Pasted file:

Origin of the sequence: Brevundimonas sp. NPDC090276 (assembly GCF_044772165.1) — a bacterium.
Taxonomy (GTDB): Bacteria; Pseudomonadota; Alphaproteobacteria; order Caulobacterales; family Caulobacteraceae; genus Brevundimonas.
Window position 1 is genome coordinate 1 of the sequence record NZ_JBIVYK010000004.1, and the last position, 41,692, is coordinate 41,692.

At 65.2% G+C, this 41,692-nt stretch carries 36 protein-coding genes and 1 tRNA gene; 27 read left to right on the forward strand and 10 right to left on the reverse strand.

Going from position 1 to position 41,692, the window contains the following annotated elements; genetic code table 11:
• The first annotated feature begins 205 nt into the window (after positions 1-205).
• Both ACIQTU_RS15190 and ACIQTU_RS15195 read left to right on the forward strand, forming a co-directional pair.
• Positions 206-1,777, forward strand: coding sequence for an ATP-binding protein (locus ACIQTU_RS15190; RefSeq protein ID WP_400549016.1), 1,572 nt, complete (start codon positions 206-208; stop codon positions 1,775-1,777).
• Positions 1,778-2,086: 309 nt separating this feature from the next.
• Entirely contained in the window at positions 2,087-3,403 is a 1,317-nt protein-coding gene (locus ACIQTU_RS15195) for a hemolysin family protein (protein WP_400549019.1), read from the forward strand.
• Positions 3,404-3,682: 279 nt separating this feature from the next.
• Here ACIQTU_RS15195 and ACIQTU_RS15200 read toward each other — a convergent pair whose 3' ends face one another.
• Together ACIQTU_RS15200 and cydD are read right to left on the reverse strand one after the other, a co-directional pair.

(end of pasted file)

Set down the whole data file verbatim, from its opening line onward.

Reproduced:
Origin of the sequence: Brevundimonas sp. NPDC090276 (assembly GCF_044772165.1) — a bacterium.
Taxonomy (GTDB): Bacteria; Pseudomonadota; Alphaproteobacteria; order Caulobacterales; family Caulobacteraceae; genus Brevundimonas.
Window position 1 is genome coordinate 1 of the sequence record NZ_JBIVYK010000004.1, and the last position, 41,692, is coordinate 41,692.

At 65.2% G+C, this 41,692-nt stretch carries 36 protein-coding genes and 1 tRNA gene; 27 read left to right on the forward strand and 10 right to left on the reverse strand.

Going from position 1 to position 41,692, the window contains the following annotated elements; genetic code table 11:
• The first annotated feature begins 205 nt into the window (after positions 1-205).
• Both ACIQTU_RS15190 and ACIQTU_RS15195 read left to right on the forward strand, forming a co-directional pair.
• Positions 206-1,777, forward strand: coding sequence for an ATP-binding protein (locus ACIQTU_RS15190; RefSeq protein ID WP_400549016.1), 1,572 nt, complete (start codon positions 206-208; stop codon positions 1,775-1,777).
• Positions 1,778-2,086: 309 nt separating this feature from the next.
• Entirely contained in the window at positions 2,087-3,403 is a 1,317-nt protein-coding gene (locus ACIQTU_RS15195) for a hemolysin family protein (protein WP_400549019.1), read from the forward strand.
• Positions 3,404-3,682: 279 nt separating this feature from the next.
• Here ACIQTU_RS15195 and ACIQTU_RS15200 read toward each other — a convergent pair whose 3' ends face one another.
• Together ACIQTU_RS15200 and cydD are read right to left on the reverse strand one after the other, a co-directional pair.